Particle Swarm Optimizer for High-Dimensional Data Clustering

Particle Swarm Optimizer for High-Dimensional Data Clustering

Yanping Lu (Xiamen University, China) and Shaozi Li (Xiamen University, China)
Copyright: © 2011 |Pages: 21
DOI: 10.4018/978-1-61692-797-4.ch002
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This chapter aims at developing effective particle swarm optimization (PSO) for two problems commonly encountered in studies related to high-dimensional data clustering, namely the variable weighting problem in soft projected clustering with known the number of clusters k and the problem of automatically determining the number of clusters k. Each problem is formulated to minimize a nonlinear continuous objective function subjected to bound constraints. Special treatments of encoding schemes and search strategies are also proposed to tailor PSO for these two problems. Experimental results on both synthetic and real high-dimensional data show that these two proposed algorithms greatly improve cluster quality. In addition, the results of the new algorithms are much less dependent on the initial cluster centroids. Experimental results indicate that the promising potential pertaining to PSO applicability to clustering high-dimensional data.
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1. Introduction

Clustering high-dimensional data is a common but important task in various data mining applications. A fundamental starting point for data mining is the assumption that a data object can be represented as a high-dimensional feature vector. Text clustering is a typical example. In text mining, a text data set is viewed as a matrix, in which a row represents a document and a column represents a unique term. The number of dimensions corresponds to the number of unique terms, which is usually in the hundreds or thousands. Another application where high-dimensional data occurs is insurance company customer prediction. It is important to separate potential customers into groups to help companies predict who would be interested in buying an insurance policy. Many other applications such as bankruptcy prediction, web mining, protein function prediction, etc. present similar data analysis problems.

Clustering high-dimensional data is a difficult task because clusters of high-dimensional data are usually embedded in lower-dimensional subspaces and feature subspaces for different clusters can overlap. In a text data set, documents related to a particular topic are characterized by one subset of terms. For example, a group of documents are categorized under the topic electronics because they contain a subset of terms such as electronics, signal, circuit, etc. The terms describing another topic, athlete, may not occur in the documents on electronics but will occur in the documents relating to sports.

Traditional clustering algorithms struggle with high-dimensional data because the quality of results deteriorates due to the curse of dimensionality. As the number of dimensions increases, data becomes very sparse and distance measures in the whole dimension space become meaningless. Irrelevant dimensions spread out the data points until they are almost equidistant from each other in very high dimensions. The phenomenon is exacerbated when objects are related in different ways in different feature subsets. In fact, some dimensions may be irrelevant or redundant for centain clusters and different sets of dimensions may be relevant for different clusters. Thus, clusters should often be searched for in subspaces of dimensions rather than the whole dimension space.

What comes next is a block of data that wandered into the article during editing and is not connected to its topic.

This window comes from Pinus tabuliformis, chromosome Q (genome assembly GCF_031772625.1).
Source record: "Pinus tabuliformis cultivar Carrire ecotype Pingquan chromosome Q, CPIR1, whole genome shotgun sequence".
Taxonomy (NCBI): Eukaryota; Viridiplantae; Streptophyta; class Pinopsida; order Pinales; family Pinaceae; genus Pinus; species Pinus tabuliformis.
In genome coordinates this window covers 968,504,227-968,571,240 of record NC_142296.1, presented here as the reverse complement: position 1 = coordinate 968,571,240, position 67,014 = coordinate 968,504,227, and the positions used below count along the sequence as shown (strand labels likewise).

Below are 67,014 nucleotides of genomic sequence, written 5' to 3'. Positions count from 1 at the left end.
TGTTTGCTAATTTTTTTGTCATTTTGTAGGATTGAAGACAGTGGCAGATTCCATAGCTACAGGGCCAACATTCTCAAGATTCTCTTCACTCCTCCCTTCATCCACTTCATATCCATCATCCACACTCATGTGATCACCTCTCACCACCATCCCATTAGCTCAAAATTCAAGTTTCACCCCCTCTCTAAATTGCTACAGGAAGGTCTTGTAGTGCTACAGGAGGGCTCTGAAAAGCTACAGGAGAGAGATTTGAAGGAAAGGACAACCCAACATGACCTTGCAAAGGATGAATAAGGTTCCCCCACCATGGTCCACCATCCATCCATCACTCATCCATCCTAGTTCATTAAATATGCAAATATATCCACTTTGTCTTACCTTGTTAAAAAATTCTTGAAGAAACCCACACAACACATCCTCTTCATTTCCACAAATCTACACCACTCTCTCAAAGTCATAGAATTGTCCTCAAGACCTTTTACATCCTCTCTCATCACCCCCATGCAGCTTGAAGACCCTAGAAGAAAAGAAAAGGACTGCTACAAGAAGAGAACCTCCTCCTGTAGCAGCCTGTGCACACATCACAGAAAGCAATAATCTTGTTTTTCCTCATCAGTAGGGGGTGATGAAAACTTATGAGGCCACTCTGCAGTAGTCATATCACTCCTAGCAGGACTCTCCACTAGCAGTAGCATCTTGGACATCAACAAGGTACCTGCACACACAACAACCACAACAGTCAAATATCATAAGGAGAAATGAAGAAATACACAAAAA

Clustering of such data sets uses an approach called subspace clustering or projected clustering, aimed at finding clusters from different subspaces. Subspace clustering in general seeks to identify all the subspaces of the dimension space where clusters are most well-separated {see for instance (Goil1, 1999, Woo, 2004)}. The terms subspace clustering and projected clustering are not always used in a consistent way in the literature, but as a general rule, subspace clustering algorithms compute overlapping clusters, whereas projected clustering aims to partition the data set into disjoint clusters {See for instance (Procopiuc, 2002, Achtert, 2008, Moise, 2008)}. Often, projected clustering algorithms search for clusters in subspaces, each of which is spanned by a number of base vectors (main axes). The performance of many subspace/projected clustering algorithms drops quickly with the size of the subspaces in which the clusters are found (Parsons, 2004). Also, many of them require domain knowledge provided by the user to help select and tune their settings, such as the maximum distance between dimensional values (Procopiuc, 2002), the thresholds of input parameters (Moise, 2008) and the minimum density (Agrawal, 2005), which are difficult to establish.

Recently, a number of soft projected clustering algorithms have been developed to identify clusters by assigning an optimal variable weight vector to each cluster (Domeniconi, 2007, Huang, 2005, Jing, 2007). Each of these algorithms iteratively minimizes an objective function. Although the cluster membership of an object is calculated in the whole variable space, the similarity between each pair of objects is based on weighted variable differences. The variable weights transform distance so that the associated cluster is reshaped into a dense hypersphere and can be separated from other clusters. Soft projected clustering algorithms are driven by evaluation criteria and search strategies. Consequently, defining the objective function and efficiently determining the optimal variable weights are the two most important issues in soft projected clustering.

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